Each handler type is capable of recognizing one type of gesture (pan, pinch, etc.) and provides gesture-specific information via events (translation, scale, etc.).
Each handler works as an isolated state machine. It takes touch stream as an input and based on it, it can flip between states. When a gesture starts, based on the position where the finger was placed, a set of handlers that may be interested in recognizing the gesture is selected. All the touch events (touch down, move, up, or when other fingers are placed or lifted) are delivered to all of the handlers selected initially. When one gesture becomes active, it cancels all the other gestures (read more about how to influence this process in "Cross handler interactions" section).
Gesture handler components do not instantiate a native view in the view hierarchy. Instead, they are kept in library's own registry and are only connected to native views. When using any of the gesture handler components, it is important for it to have a native view rendered as a child. Since handler components don't have corresponding views in the hierarchy, the events registered with them are actually hooked into the underlying view.
Available gesture handlers
Currently, the library provides the following list of gestures. Their parameters and attributes they provide to gesture events are documented under each gesture page:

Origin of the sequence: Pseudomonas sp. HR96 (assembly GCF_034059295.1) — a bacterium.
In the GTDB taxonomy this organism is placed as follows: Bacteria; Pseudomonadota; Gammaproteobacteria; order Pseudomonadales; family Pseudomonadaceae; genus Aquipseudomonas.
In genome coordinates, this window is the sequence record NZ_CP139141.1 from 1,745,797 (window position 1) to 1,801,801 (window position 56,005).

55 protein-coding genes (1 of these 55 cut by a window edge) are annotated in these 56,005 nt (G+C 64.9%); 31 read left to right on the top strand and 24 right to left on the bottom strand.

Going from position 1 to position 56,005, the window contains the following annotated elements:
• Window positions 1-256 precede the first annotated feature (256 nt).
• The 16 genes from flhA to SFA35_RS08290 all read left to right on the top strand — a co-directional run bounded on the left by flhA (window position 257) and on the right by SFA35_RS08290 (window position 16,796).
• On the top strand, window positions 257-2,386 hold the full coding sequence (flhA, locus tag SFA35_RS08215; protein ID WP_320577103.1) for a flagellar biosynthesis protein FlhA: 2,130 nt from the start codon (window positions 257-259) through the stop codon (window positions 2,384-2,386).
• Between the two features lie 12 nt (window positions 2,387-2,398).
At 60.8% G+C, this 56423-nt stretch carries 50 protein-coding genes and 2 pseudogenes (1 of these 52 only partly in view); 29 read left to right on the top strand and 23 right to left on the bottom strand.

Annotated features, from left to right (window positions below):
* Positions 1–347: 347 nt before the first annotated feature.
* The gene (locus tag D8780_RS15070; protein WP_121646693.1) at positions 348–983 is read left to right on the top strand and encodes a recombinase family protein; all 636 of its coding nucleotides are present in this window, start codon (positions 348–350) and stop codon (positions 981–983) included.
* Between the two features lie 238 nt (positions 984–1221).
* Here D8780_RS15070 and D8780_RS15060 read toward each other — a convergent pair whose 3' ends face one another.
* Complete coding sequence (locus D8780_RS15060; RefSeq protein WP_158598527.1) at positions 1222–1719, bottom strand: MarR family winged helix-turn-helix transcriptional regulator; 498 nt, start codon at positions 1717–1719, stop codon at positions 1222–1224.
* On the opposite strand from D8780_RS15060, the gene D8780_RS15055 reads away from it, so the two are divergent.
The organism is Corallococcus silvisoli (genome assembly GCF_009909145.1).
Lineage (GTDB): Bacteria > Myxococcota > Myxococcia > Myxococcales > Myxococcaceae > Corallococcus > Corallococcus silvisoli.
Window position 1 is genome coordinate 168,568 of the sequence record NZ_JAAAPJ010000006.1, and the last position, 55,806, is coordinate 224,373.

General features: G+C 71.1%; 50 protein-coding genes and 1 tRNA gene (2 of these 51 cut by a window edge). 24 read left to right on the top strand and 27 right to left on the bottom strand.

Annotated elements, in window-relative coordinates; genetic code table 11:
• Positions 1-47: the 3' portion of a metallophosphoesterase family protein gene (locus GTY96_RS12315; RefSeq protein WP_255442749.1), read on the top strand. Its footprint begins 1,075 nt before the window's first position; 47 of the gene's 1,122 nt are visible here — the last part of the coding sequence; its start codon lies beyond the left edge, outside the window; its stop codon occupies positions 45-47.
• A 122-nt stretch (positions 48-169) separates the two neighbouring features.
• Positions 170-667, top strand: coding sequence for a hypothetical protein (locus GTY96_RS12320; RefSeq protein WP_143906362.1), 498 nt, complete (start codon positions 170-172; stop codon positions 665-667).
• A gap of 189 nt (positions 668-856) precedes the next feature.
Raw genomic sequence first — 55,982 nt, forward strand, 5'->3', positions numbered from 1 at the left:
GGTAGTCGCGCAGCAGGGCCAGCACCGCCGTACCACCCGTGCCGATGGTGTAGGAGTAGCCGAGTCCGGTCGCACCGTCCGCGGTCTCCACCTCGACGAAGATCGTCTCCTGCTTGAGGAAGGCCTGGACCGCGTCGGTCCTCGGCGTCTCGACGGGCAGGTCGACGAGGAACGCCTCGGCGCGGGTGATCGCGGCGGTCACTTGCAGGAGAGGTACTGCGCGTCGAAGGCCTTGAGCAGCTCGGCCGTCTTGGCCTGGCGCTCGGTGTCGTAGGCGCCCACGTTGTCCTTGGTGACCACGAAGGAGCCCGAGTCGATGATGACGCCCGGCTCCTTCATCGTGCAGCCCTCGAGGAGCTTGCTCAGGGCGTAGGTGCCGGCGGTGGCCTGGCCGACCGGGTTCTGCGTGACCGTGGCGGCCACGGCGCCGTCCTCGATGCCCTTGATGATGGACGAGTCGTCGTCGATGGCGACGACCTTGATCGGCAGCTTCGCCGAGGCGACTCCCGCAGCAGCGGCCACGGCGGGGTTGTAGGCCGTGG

Discrete vs continuous
We distinguish between two types of gestures: discrete and continuous.
Continuous gesture handlers can be active for a long period of time and will generate a stream of gesture events until the gesture is over.
An example of a continuous handler is
PanGestureHandler that once activated, will start providing updates about translation and other properties.
On the other hand, discrete gesture handlers once activated will not stay in the active state but will end immediately.
LongPressGestureHandler is a discrete handler, as it only detects if the finger is placed for a sufficiently long period of time, it does not track finger movements (as that's the responsibility of
Keep in mind that
onGestureEvent is only generated in continuous gesture handlers and shouldn't be used in the
TapGestureHandler and other discrete handlers.
Handler components can be nested. In any case it is recommended that the innermost handler renders a native view component. There are some limitations that apply when using
useNativeDriver flag. An example of nested handlers:
Using native components
Gesture handler library exposes a set of components normally available in React Native that are wrapped in
Here is a list of exposed components:
Because handlers do not instantiate native views but instead hook up to their child views, directly nesting two gesture handlers using
Animated.event is not currently supported.
To workaround this limitation we recommend placing an
<Animated.View> component in between the handlers.
Instead of doing:
<Animated.View> in between the handlers:
Another consequence of handlers depending on their native child components is that when using a
useNativeDriver flag with an
Animated.event, the child component must be wrapped by an
<Animated.View> instead of just a